Origin of Complex Societies along the Nile River
For many years, the Nile in comparison to other major rivers in the world has been a considerable source of livelihood for numerous ethnic groups. Ever since 3000 BC, the river has acted as the sole supplier of necessities such as water and subsistence for different ethnic communities. In addition to this, the river also acted as a trading mechanism via the delivery of commodities among groups that lived along it. Nonetheless, one of the outstanding roles assumed by the Nile relates to the growth of Egyptian civilization. Undeniably, the largest flowing river in the globe offered a critical role within the development of Egypt due to possibilities and benefits it provided to the country such as economic stability, trade potential and agricultural fertility. However, much of the focus concerning the Nile’s importance revolves around it being the originator of complex societies until 3000 BC.
Since 3000 BCE, the Nile has enabled ethnic communities that lived along it to engage in diverse activities, which enabled them to impose a considerable influence even within the contemporary era. Indeed, several aspects practiced at that time influenced the origination of these societies. They comprised specialization in things such as arts and crafts, religion, agriculture and governance. One of the complex societies that engaged in the complex pastime of arts and crafts comprised the Nok community. Originating from the Benue and Niger rivers, the Nok were a civilization credited with the discovery and utilization of iron as a unique element of their cultural distinction. These individuals used iron in order to create terracottas and other artworks in the form of figurines during their existence within the Neolithic period (Fagg 43).
According to Fagg (79), this society engaged in the construction of figurine sculptures that were highly unlikely thousands of years ago. In addition to this, numerous artifact evidences characteristic of the people who settled within the region of Nok within the Jos Plateau further proves the mysterious yet fathomable influence of the Nile in enabling life and subsistence among the prehistoric people. Indeed, Fagg further asserts that the Niger and Benue rivers, which comprise some of River Nile’s sources, facilitated the existence of the complex Nok society within Nigeria (Fagg 83). Even though historians and archeologists remain dumbfounded concerning the lack of correlation between the Nok culture and other subsequent societies, the production of terracottas by the once indigenous Nigerian ethnic tribes further proves the existence of a different civilization that thrived on its iron-sculpting ability as well as the confluence of two of the Nile’s sources.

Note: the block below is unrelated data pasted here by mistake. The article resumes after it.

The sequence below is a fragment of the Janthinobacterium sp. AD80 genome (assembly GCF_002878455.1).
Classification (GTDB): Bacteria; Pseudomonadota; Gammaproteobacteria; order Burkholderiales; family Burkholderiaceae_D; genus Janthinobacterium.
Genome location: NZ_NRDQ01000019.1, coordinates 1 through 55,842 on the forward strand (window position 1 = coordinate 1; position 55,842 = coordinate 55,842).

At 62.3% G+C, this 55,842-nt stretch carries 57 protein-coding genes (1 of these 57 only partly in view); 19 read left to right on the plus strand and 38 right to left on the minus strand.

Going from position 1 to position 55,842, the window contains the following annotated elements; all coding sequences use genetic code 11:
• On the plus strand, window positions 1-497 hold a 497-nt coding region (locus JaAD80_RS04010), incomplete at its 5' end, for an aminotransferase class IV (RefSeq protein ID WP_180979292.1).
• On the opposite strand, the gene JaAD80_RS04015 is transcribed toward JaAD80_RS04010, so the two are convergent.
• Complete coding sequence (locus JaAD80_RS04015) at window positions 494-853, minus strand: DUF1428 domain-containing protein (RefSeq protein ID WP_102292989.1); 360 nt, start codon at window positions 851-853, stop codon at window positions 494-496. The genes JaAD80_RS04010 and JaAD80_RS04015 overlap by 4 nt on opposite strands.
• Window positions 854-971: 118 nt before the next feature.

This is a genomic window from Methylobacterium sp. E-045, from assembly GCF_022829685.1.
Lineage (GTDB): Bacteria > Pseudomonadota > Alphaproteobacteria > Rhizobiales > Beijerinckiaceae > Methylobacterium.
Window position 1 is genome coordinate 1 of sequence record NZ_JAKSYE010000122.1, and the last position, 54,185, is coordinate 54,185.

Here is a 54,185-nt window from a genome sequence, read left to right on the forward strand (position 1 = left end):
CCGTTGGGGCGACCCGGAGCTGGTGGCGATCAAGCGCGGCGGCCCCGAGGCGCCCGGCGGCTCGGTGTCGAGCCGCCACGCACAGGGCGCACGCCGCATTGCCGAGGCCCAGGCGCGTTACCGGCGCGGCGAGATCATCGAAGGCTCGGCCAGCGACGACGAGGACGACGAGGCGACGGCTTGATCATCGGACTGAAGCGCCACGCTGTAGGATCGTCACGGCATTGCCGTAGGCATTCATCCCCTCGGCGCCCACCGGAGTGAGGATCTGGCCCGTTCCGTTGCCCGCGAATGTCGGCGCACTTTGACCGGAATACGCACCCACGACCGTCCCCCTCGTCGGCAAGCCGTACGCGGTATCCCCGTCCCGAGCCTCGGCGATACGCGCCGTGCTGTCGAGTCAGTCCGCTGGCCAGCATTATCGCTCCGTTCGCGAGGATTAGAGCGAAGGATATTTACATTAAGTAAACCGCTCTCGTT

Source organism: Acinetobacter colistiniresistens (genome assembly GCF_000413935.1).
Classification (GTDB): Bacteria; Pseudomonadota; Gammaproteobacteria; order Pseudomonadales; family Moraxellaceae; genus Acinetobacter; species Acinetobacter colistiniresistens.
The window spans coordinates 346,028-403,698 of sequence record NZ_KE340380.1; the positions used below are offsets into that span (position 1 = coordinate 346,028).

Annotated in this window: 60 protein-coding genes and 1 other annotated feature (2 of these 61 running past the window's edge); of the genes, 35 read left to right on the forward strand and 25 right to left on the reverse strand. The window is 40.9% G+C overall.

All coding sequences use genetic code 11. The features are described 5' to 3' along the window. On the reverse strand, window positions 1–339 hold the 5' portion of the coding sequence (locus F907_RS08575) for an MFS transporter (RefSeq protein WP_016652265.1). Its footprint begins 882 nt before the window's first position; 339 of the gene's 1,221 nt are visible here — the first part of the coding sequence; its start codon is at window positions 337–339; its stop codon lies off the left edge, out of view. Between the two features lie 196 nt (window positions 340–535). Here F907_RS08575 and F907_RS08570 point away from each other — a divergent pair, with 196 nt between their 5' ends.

Further evidence of emergence of complex societies along the Nile relates to the Egyptian civilization. Undeniably, Egyptians also engaged in activities, which were reminiscent and descriptive of the origin of the Nile’s complex societies. One of these activities constituted agriculture. Accordingly, the predynastic civilization experienced varied levels of plant and animal disparities. On one hand, animals continued disappearing during that period due to the sudden rise in human population. Furthermore, the displacement of animals within the floodplains enabled humans living there to engage in farming activities such as runoff cultivation as well as considerable irrigation projects in order to cater for the longevity of their crops (Trigger 497). Another determinant of this civilization’s origin comprised crafts. Accordingly, Egyptians engaged in skills such as pottery. Furthermore, the establishment of settlements using the example of the Fayum A culture further proves that the development of human settlements was another factor for establishing Egyptian complex societies within 3000 BC (Trigger 498).
In conclusion, the Nile was a main source of existence for majority of the communities living along it. Over 3000 years ago, the river has been able to establish the emergence of complex societies such as the Nok and the Egyptian civilization. Due to the implications of the river, these different civilizations were able to engage in complex activities such as arts, agriculture, and the establishment of settlements at that time. Indeed, from this, it is clear that the activities engaged in by these cultural groups during 3000 BC comprise factors that illustrate the materialization of complex societies across the Nile.
Fagg, Angela. “Thoughts on Nok.” African Arts 27.3 (1994): 79-103. Print.
Fagg, Bernard. “Recent Work in West Africa: New Light on the Nok Culture.” World Archaeology 1.1 (1969): 41-50. Print.
Trigger, B.G. “The Rise of Civilization in Egypt.” The Cambridge History of Africa 1 (1982): 478-547. Print.